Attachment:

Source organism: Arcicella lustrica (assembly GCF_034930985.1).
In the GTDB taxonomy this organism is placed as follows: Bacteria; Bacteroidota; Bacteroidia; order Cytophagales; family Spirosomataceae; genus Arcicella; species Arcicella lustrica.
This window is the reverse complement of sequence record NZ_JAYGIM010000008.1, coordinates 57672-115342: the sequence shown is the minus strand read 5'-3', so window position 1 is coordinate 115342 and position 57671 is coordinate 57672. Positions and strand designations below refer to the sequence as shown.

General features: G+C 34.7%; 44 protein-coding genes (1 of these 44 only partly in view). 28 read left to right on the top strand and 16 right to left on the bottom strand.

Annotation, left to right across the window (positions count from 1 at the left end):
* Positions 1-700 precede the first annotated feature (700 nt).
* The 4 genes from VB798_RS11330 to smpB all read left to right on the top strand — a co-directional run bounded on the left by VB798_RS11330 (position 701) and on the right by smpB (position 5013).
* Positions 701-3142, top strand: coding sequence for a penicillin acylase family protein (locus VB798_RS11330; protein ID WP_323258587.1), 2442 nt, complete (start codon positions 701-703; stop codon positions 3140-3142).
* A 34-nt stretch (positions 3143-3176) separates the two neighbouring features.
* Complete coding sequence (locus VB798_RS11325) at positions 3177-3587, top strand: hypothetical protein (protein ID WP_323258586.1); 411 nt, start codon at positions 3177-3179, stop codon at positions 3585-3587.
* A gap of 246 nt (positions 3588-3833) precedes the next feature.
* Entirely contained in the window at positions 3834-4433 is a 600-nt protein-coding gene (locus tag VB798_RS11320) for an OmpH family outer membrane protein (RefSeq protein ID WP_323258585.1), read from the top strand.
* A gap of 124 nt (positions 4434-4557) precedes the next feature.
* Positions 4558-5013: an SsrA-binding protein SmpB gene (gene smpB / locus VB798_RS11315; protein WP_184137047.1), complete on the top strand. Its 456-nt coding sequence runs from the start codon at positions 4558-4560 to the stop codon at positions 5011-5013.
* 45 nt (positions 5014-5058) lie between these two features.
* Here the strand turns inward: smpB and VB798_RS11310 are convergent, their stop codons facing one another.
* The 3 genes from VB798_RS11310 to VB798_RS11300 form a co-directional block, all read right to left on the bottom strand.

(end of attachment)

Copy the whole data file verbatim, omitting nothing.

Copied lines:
Source organism: Arcicella lustrica (assembly GCF_034930985.1).
In the GTDB taxonomy this organism is placed as follows: Bacteria; Bacteroidota; Bacteroidia; order Cytophagales; family Spirosomataceae; genus Arcicella; species Arcicella lustrica.
This window is the reverse complement of sequence record NZ_JAYGIM010000008.1, coordinates 57672-115342: the sequence shown is the minus strand read 5'-3', so window position 1 is coordinate 115342 and position 57671 is coordinate 57672. Positions and strand designations below refer to the sequence as shown.

General features: G+C 34.7%; 44 protein-coding genes (1 of these 44 only partly in view). 28 read left to right on the top strand and 16 right to left on the bottom strand.

Annotation, left to right across the window (positions count from 1 at the left end):
* Positions 1-700 precede the first annotated feature (700 nt).
* The 4 genes from VB798_RS11330 to smpB all read left to right on the top strand — a co-directional run bounded on the left by VB798_RS11330 (position 701) and on the right by smpB (position 5013).
* Positions 701-3142, top strand: coding sequence for a penicillin acylase family protein (locus VB798_RS11330; protein ID WP_323258587.1), 2442 nt, complete (start codon positions 701-703; stop codon positions 3140-3142).
* A 34-nt stretch (positions 3143-3176) separates the two neighbouring features.
* Complete coding sequence (locus VB798_RS11325) at positions 3177-3587, top strand: hypothetical protein (protein ID WP_323258586.1); 411 nt, start codon at positions 3177-3179, stop codon at positions 3585-3587.
* A gap of 246 nt (positions 3588-3833) precedes the next feature.
* Entirely contained in the window at positions 3834-4433 is a 600-nt protein-coding gene (locus tag VB798_RS11320) for an OmpH family outer membrane protein (RefSeq protein ID WP_323258585.1), read from the top strand.
* A gap of 124 nt (positions 4434-4557) precedes the next feature.
* Positions 4558-5013: an SsrA-binding protein SmpB gene (gene smpB / locus VB798_RS11315; protein WP_184137047.1), complete on the top strand. Its 456-nt coding sequence runs from the start codon at positions 4558-4560 to the stop codon at positions 5011-5013.
* 45 nt (positions 5014-5058) lie between these two features.
* Here the strand turns inward: smpB and VB798_RS11310 are convergent, their stop codons facing one another.
* The 3 genes from VB798_RS11310 to VB798_RS11300 form a co-directional block, all read right to left on the bottom strand.